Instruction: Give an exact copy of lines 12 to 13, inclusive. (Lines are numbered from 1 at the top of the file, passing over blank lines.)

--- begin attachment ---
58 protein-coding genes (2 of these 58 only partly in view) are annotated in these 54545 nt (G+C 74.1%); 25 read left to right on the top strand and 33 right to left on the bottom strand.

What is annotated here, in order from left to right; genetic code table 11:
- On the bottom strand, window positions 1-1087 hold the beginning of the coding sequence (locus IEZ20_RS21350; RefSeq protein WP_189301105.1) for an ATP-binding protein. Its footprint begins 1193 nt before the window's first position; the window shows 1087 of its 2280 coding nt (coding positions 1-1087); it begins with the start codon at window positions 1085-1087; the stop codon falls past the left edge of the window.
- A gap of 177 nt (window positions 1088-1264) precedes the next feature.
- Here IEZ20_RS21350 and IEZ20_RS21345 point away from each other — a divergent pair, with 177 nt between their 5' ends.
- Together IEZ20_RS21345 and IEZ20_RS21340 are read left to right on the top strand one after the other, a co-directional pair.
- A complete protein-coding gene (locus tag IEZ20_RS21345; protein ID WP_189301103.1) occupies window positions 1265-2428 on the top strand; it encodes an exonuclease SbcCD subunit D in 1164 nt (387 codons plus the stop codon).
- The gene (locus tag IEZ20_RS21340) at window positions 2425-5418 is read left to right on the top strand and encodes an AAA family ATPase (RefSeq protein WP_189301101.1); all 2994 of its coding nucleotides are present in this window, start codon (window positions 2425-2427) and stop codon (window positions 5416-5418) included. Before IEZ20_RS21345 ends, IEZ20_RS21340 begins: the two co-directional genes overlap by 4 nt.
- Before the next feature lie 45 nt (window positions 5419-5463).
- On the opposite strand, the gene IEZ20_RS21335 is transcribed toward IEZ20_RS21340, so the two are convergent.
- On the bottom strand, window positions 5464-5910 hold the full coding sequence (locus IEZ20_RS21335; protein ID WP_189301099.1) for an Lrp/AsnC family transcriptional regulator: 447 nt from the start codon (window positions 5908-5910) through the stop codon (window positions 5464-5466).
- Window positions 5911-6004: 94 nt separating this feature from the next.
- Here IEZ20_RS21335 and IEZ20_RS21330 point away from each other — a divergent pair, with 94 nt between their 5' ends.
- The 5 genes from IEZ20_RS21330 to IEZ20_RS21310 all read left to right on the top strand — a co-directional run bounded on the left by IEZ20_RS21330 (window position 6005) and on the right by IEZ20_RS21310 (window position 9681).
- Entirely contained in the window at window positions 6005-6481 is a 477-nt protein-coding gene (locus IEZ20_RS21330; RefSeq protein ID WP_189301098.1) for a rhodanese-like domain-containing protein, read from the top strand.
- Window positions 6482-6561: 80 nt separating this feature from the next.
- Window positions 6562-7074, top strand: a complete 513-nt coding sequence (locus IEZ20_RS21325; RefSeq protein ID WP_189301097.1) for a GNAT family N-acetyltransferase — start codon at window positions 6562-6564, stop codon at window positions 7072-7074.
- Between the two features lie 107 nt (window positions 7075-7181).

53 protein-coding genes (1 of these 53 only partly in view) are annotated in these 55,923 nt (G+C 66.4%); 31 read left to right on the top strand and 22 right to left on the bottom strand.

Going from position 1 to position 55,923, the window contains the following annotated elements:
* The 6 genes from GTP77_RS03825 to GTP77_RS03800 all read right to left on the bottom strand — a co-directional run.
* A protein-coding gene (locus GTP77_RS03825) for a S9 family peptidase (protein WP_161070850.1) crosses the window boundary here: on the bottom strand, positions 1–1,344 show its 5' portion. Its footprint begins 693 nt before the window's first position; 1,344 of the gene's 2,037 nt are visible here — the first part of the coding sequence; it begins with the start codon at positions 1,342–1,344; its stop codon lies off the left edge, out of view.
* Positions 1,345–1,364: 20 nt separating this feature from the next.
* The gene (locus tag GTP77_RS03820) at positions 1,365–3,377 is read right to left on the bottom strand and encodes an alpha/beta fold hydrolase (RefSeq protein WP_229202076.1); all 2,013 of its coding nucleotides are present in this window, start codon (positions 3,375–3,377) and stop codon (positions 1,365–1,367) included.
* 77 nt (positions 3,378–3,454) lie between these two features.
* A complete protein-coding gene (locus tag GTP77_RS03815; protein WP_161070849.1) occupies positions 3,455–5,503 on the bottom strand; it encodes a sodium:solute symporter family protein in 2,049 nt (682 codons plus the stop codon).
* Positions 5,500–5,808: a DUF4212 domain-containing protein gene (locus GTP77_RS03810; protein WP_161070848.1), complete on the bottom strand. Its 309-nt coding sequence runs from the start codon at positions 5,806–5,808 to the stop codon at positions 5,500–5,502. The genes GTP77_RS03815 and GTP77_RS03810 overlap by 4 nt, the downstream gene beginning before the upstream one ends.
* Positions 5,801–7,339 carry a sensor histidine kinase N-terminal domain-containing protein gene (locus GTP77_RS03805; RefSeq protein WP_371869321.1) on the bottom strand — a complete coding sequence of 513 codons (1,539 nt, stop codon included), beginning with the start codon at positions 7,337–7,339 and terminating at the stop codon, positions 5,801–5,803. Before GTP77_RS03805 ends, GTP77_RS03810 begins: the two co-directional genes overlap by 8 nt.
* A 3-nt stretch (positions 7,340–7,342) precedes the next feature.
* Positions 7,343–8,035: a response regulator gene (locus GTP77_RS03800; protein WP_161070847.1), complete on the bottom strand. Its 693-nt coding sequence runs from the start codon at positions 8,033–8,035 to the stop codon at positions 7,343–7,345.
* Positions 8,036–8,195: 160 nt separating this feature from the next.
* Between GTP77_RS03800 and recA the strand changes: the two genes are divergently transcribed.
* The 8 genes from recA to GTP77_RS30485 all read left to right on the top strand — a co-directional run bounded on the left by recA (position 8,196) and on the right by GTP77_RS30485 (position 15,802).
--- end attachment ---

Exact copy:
- Window positions 5911-6004: 94 nt separating this feature from the next.
- Here IEZ20_RS21335 and IEZ20_RS21330 point away from each other — a divergent pair, with 94 nt between their 5' ends.